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  • read &optional input-stream eof-error-p eof-value recursive-pobject
  • read-preserving-whitespace &optional input-stream eof-error-p eof-value recursive-pobject

Arguments and Values


read parses the printed representation of an object from input-stream and builds such an object.

read-preserving-whitespace is like read but preserves any whitespace character that delimits the printed representation of the object.

read-preserving-whitespace is exactly like read when the recursive-p argument to read-preserving-whitespace is true.

When *read-suppress* is false, read throws away the delimiting character required by certain printed representations if it is a whitespace character; but read preserves the character (using unread-char) if it is syntactically meaningful, because it could be the start of the next expression.

If a file ends in a symbol or a number immediately followed by an end of file, read reads the symbol or number successfully; when called again, it sees the end of file and only then acts according to eof-error-p. If a file contains ignorable text at the end, such as blank lines and comments, read does not consider it to end in the middle of an object.

If recursive-p is true, the call to read is expected to be made from within some function that itself has been called from read or from a similar input function, rather than from the top level.

Both functions return the object read from input-stream. Eof-value is returned if eof-error-p is false and end of file is reached before the beginning of an object.





(with-input-from-string (is " ") (read is nil 'the-end))


;;; TODO the following example is broken, fix it (defun skip-then-read-char (s c n) (if (char= c #\{) (read s t nil t) (read-preserving-whitespace s)) (read-char-no-hang s))


(let ((*readtable* (copy-readtable nil))) (set-dispatch-macro-character #\# #\{ #'skip-then-read-char) (set-dispatch-macro-character #\# #\} #'skip-then-read-char) (with-input-from-string (is "#{123 x #}123 y") (format t "~S ~S" (read is) (read is))))

#\\x, #\\Space, NIL

As an example, consider this reader macro definition:

(defun slash-reader (stream char) (declare (ignore char)) `(path . ,(loop for dir = (read-preserving-whitespace stream t nil t) then (progn (read-char stream t nil t) (read-preserving-whitespace stream t nil t)) collect dir while (eql (peek-char nil stream nil nil t) #\\/))))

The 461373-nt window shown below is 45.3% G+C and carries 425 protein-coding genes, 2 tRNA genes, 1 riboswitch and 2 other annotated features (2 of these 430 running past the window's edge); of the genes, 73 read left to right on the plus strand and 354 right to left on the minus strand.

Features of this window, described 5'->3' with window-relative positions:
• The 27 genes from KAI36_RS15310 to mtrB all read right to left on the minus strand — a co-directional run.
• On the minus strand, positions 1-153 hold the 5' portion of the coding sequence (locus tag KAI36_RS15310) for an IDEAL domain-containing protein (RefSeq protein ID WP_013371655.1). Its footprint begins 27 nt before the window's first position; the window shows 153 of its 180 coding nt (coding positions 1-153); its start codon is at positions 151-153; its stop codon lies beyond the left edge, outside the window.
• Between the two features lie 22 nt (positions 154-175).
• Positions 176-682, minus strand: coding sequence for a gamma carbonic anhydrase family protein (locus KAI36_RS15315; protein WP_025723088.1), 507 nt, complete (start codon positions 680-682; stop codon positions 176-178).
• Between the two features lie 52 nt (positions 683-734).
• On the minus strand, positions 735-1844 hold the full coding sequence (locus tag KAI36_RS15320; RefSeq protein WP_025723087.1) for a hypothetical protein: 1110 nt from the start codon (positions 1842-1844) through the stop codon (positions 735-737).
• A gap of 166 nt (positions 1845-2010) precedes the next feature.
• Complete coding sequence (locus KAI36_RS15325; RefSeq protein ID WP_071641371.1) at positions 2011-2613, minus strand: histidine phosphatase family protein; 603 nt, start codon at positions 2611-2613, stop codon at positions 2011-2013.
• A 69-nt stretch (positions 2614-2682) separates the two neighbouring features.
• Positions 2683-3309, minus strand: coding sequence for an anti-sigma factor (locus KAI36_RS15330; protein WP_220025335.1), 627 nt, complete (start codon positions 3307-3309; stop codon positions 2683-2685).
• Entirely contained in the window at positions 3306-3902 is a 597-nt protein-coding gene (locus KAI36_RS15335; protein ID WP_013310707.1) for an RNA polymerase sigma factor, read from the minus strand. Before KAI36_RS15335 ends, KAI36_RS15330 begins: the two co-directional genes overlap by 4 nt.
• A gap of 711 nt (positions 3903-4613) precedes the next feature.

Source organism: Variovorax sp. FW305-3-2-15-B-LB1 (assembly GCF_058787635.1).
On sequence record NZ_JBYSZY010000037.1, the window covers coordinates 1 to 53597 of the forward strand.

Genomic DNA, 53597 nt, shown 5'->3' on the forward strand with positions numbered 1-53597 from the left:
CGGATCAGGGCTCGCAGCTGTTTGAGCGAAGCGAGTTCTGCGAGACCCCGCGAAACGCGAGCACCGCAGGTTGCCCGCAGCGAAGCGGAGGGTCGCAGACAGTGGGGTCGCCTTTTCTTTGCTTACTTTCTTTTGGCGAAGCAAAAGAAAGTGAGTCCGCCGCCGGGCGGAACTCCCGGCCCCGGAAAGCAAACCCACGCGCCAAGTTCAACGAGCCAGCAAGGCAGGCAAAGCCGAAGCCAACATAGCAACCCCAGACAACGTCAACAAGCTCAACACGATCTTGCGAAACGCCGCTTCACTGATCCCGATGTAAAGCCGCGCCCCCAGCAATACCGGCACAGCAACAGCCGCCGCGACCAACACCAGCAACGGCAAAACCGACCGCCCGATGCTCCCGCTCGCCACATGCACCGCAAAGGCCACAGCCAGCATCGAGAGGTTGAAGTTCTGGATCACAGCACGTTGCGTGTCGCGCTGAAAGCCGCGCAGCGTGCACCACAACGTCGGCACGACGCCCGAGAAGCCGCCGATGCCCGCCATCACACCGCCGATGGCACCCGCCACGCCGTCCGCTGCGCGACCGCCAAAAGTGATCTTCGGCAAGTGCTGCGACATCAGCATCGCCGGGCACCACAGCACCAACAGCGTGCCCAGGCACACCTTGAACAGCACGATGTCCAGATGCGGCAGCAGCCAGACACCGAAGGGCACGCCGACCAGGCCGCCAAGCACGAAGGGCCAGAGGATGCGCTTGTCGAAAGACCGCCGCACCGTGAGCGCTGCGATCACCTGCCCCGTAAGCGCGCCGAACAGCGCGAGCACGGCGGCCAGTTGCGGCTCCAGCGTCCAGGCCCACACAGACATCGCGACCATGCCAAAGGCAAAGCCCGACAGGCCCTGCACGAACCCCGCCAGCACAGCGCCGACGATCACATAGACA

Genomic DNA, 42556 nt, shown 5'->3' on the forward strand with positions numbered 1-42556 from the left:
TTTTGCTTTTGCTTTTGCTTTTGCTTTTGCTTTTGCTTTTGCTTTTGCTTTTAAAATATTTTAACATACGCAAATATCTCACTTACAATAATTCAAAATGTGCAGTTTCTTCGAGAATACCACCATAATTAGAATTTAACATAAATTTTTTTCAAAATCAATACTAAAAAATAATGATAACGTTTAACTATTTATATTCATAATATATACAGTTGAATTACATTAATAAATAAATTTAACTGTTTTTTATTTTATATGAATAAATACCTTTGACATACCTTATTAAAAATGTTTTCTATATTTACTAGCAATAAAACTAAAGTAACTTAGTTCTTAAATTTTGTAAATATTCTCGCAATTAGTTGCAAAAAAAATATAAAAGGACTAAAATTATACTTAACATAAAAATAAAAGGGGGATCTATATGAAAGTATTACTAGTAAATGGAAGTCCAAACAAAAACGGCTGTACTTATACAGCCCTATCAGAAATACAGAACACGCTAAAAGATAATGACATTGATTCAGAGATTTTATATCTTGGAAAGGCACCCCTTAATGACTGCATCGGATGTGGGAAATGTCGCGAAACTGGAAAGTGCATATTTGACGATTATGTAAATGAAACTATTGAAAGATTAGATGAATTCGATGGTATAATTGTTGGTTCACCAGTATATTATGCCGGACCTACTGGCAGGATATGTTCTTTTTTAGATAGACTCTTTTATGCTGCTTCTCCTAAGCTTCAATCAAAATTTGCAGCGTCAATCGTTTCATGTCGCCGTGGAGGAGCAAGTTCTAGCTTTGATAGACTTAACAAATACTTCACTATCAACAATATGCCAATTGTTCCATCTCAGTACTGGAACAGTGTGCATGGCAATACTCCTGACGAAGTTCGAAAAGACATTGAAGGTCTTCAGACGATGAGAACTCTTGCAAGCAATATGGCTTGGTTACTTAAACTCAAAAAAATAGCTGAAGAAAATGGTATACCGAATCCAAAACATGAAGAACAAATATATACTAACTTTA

(set-macro-character #\/ #'slash-reader)


Consider now calling read on this expression:

(zyedh /usr/games/zork /usr/games/boggle)

The / macro reads objects separated by more / characters; thus /usr/games/zork is intended to read as (path usr games zork). The entire example expression should therefore be read as

(zyedh (path usr games zork) (path usr games boggle))

However, if read had been used instead of read-preserving-whitespace, then after the reading of the symbol zork, the following space would be discarded; the next call to peek-char would see the following /, and the loop would continue, producing this interpretation:

(zyedh (path usr games zork usr games boggle))

There are times when whitespace should be discarded. If a command interpreter takes single-character commands, but occasionally reads an object then if the whitespace after a symbol is not discarded it might be interpreted as a command some time later after the symbol had been read.

Affected By

Exceptional Situations

read signals an error of type end-of-file, regardless of eof-error-p, if the file ends in the middle of an object representation. For example, if a file does not contain enough right parentheses to balance the left parentheses in it, read signals an error. This is detected when read or read-preserving-whitespace is called with recursive-p and eof-error-p non-nil, and end-of-file is reached before the beginning of an object.

If eof-error-p is true, an error of type end-of-file is signaled at the end of file.

See Also